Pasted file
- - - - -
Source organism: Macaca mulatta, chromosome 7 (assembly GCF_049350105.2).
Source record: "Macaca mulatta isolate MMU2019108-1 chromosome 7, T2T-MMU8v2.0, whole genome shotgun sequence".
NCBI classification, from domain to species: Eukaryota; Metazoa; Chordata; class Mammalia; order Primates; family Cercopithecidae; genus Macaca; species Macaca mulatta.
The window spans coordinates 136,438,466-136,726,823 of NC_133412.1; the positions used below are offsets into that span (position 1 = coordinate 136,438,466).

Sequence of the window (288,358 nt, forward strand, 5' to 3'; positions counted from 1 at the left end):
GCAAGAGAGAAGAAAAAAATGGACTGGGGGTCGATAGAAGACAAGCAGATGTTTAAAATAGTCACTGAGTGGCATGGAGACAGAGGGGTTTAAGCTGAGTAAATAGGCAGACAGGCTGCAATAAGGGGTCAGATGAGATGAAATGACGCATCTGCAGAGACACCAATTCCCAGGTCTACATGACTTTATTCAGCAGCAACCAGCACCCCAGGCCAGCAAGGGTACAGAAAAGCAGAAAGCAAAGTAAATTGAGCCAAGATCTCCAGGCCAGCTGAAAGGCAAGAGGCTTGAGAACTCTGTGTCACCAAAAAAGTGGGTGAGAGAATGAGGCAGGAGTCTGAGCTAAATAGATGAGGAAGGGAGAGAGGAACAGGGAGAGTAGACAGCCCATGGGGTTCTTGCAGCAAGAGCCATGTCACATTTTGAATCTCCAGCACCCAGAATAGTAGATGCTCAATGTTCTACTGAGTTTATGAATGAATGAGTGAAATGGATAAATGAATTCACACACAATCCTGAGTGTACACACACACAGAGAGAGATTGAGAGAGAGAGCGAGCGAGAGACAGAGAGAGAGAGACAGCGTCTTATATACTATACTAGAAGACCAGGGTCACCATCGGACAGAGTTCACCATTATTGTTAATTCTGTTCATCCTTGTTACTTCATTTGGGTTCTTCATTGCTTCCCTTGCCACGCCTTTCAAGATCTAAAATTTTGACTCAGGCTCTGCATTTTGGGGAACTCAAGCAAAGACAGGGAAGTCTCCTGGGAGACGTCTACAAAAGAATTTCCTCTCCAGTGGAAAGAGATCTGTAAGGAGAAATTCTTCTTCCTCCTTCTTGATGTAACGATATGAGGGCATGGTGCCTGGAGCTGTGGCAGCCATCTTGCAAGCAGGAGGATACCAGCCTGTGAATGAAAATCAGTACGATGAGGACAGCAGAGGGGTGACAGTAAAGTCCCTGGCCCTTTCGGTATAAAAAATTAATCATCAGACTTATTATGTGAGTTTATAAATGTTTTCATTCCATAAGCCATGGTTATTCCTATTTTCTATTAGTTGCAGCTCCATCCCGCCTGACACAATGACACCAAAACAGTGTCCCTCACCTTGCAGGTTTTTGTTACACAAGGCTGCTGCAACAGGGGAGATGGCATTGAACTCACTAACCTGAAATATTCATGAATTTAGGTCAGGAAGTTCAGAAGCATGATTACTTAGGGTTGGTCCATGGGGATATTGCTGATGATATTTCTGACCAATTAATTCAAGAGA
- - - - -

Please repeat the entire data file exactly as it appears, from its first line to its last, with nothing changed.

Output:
Source organism: Macaca mulatta, chromosome 7 (assembly GCF_049350105.2).
Source record: "Macaca mulatta isolate MMU2019108-1 chromosome 7, T2T-MMU8v2.0, whole genome shotgun sequence".
NCBI classification, from domain to species: Eukaryota; Metazoa; Chordata; class Mammalia; order Primates; family Cercopithecidae; genus Macaca; species Macaca mulatta.
The window spans coordinates 136,438,466-136,726,823 of NC_133412.1; the positions used below are offsets into that span (position 1 = coordinate 136,438,466).

Sequence of the window (288,358 nt, forward strand, 5' to 3'; positions counted from 1 at the left end):
GCAAGAGAGAAGAAAAAAATGGACTGGGGGTCGATAGAAGACAAGCAGATGTTTAAAATAGTCACTGAGTGGCATGGAGACAGAGGGGTTTAAGCTGAGTAAATAGGCAGACAGGCTGCAATAAGGGGTCAGATGAGATGAAATGACGCATCTGCAGAGACACCAATTCCCAGGTCTACATGACTTTATTCAGCAGCAACCAGCACCCCAGGCCAGCAAGGGTACAGAAAAGCAGAAAGCAAAGTAAATTGAGCCAAGATCTCCAGGCCAGCTGAAAGGCAAGAGGCTTGAGAACTCTGTGTCACCAAAAAAGTGGGTGAGAGAATGAGGCAGGAGTCTGAGCTAAATAGATGAGGAAGGGAGAGAGGAACAGGGAGAGTAGACAGCCCATGGGGTTCTTGCAGCAAGAGCCATGTCACATTTTGAATCTCCAGCACCCAGAATAGTAGATGCTCAATGTTCTACTGAGTTTATGAATGAATGAGTGAAATGGATAAATGAATTCACACACAATCCTGAGTGTACACACACACAGAGAGAGATTGAGAGAGAGAGCGAGCGAGAGACAGAGAGAGAGAGACAGCGTCTTATATACTATACTAGAAGACCAGGGTCACCATCGGACAGAGTTCACCATTATTGTTAATTCTGTTCATCCTTGTTACTTCATTTGGGTTCTTCATTGCTTCCCTTGCCACGCCTTTCAAGATCTAAAATTTTGACTCAGGCTCTGCATTTTGGGGAACTCAAGCAAAGACAGGGAAGTCTCCTGGGAGACGTCTACAAAAGAATTTCCTCTCCAGTGGAAAGAGATCTGTAAGGAGAAATTCTTCTTCCTCCTTCTTGATGTAACGATATGAGGGCATGGTGCCTGGAGCTGTGGCAGCCATCTTGCAAGCAGGAGGATACCAGCCTGTGAATGAAAATCAGTACGATGAGGACAGCAGAGGGGTGACAGTAAAGTCCCTGGCCCTTTCGGTATAAAAAATTAATCATCAGACTTATTATGTGAGTTTATAAATGTTTTCATTCCATAAGCCATGGTTATTCCTATTTTCTATTAGTTGCAGCTCCATCCCGCCTGACACAATGACACCAAAACAGTGTCCCTCACCTTGCAGGTTTTTGTTACACAAGGCTGCTGCAACAGGGGAGATGGCATTGAACTCACTAACCTGAAATATTCATGAATTTAGGTCAGGAAGTTCAGAAGCATGATTACTTAGGGTTGGTCCATGGGGATATTGCTGATGATATTTCTGACCAATTAATTCAAGAGA